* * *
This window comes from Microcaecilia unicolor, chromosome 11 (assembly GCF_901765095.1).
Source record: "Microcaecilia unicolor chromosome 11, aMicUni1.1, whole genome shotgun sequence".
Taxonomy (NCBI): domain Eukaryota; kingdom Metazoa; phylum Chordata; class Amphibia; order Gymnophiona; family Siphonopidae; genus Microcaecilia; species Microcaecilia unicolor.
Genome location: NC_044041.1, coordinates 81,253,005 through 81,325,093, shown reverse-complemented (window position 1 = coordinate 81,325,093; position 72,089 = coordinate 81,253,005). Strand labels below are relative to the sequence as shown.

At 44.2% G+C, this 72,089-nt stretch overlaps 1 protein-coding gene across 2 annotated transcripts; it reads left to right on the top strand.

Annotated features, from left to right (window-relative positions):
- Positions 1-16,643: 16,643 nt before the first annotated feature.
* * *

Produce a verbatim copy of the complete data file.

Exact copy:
This window comes from Microcaecilia unicolor, chromosome 11 (assembly GCF_901765095.1).
Source record: "Microcaecilia unicolor chromosome 11, aMicUni1.1, whole genome shotgun sequence".
Taxonomy (NCBI): domain Eukaryota; kingdom Metazoa; phylum Chordata; class Amphibia; order Gymnophiona; family Siphonopidae; genus Microcaecilia; species Microcaecilia unicolor.
Genome location: NC_044041.1, coordinates 81,253,005 through 81,325,093, shown reverse-complemented (window position 1 = coordinate 81,325,093; position 72,089 = coordinate 81,253,005). Strand labels below are relative to the sequence as shown.

At 44.2% G+C, this 72,089-nt stretch overlaps 1 protein-coding gene across 2 annotated transcripts; it reads left to right on the top strand.

Annotated features, from left to right (window-relative positions):
- Positions 1-16,643: 16,643 nt before the first annotated feature.